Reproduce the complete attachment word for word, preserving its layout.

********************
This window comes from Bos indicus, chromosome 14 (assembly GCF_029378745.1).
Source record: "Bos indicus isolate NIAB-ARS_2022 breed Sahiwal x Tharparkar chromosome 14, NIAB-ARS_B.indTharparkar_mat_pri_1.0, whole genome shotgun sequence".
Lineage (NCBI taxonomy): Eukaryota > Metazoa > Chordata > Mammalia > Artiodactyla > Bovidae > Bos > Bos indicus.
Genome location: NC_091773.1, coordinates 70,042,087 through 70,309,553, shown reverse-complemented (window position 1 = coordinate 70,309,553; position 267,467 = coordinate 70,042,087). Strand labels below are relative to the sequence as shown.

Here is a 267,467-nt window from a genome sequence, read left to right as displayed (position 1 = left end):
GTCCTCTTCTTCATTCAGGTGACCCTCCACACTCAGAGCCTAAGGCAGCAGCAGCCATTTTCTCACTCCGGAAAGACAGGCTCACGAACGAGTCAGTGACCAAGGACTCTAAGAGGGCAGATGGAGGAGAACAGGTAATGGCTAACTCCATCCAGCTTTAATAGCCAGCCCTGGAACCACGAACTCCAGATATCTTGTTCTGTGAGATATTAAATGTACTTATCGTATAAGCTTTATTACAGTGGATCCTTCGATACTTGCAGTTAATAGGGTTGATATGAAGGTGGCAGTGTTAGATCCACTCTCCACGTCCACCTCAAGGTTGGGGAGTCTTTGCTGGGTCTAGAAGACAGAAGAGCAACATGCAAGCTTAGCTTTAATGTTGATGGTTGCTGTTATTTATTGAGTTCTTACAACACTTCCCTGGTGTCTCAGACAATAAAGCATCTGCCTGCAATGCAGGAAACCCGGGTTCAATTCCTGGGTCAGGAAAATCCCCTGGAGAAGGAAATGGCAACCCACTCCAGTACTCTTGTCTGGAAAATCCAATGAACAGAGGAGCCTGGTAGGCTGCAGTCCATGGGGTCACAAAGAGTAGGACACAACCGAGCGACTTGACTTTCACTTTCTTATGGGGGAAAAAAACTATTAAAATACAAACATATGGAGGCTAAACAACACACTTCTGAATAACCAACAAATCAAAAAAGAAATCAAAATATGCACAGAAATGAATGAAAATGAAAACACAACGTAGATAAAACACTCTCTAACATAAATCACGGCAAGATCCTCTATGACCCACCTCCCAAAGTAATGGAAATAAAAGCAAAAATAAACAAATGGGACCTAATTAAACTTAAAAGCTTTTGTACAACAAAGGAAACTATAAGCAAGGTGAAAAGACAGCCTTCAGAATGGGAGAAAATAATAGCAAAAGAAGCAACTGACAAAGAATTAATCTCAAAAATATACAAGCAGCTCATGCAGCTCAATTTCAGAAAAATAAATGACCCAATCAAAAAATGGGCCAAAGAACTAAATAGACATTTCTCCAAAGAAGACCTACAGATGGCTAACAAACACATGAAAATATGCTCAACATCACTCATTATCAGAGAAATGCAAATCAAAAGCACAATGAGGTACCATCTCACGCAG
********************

This window comes from Bos indicus, chromosome 14 (assembly GCF_029378745.1).
Source record: "Bos indicus isolate NIAB-ARS_2022 breed Sahiwal x Tharparkar chromosome 14, NIAB-ARS_B.indTharparkar_mat_pri_1.0, whole genome shotgun sequence".
Lineage (NCBI taxonomy): Eukaryota > Metazoa > Chordata > Mammalia > Artiodactyla > Bovidae > Bos > Bos indicus.
Genome location: NC_091773.1, coordinates 70,042,087 through 70,309,553, shown reverse-complemented (window position 1 = coordinate 70,309,553; position 267,467 = coordinate 70,042,087). Strand labels below are relative to the sequence as shown.

Here is a 267,467-nt window from a genome sequence, read left to right as displayed (position 1 = left end):
GTCCTCTTCTTCATTCAGGTGACCCTCCACACTCAGAGCCTAAGGCAGCAGCAGCCATTTTCTCACTCCGGAAAGACAGGCTCACGAACGAGTCAGTGACCAAGGACTCTAAGAGGGCAGATGGAGGAGAACAGGTAATGGCTAACTCCATCCAGCTTTAATAGCCAGCCCTGGAACCACGAACTCCAGATATCTTGTTCTGTGAGATATTAAATGTACTTATCGTATAAGCTTTATTACAGTGGATCCTTCGATACTTGCAGTTAATAGGGTTGATATGAAGGTGGCAGTGTTAGATCCACTCTCCACGTCCACCTCAAGGTTGGGGAGTCTTTGCTGGGTCTAGAAGACAGAAGAGCAACATGCAAGCTTAGCTTTAATGTTGATGGTTGCTGTTATTTATTGAGTTCTTACAACACTTCCCTGGTGTCTCAGACAATAAAGCATCTGCCTGCAATGCAGGAAACCCGGGTTCAATTCCTGGGTCAGGAAAATCCCCTGGAGAAGGAAATGGCAACCCACTCCAGTACTCTTGTCTGGAAAATCCAATGAACAGAGGAGCCTGGTAGGCTGCAGTCCATGGGGTCACAAAGAGTAGGACACAACCGAGCGACTTGACTTTCACTTTCTTATGGGGGAAAAAAACTATTAAAATACAAACATATGGAGGCTAAACAACACACTTCTGAATAACCAACAAATCAAAAAAGAAATCAAAATATGCACAGAAATGAATGAAAATGAAAACACAACGTAGATAAAACACTCTCTAACATAAATCACGGCAAGATCCTCTATGACCCACCTCCCAAAGTAATGGAAATAAAAGCAAAAATAAACAAATGGGACCTAATTAAACTTAAAAGCTTTTGTACAACAAAGGAAACTATAAGCAAGGTGAAAAGACAGCCTTCAGAATGGGAGAAAATAATAGCAAAAGAAGCAACTGACAAAGAATTAATCTCAAAAATATACAAGCAGCTCATGCAGCTCAATTTCAGAAAAATAAATGACCCAATCAAAAAATGGGCCAAAGAACTAAATAGACATTTCTCCAAAGAAGACCTACAGATGGCTAACAAACACATGAAAATATGCTCAACATCACTCATTATCAGAGAAATGCAAATCAAAAGCACAATGAGGTACCATCTCACGCAG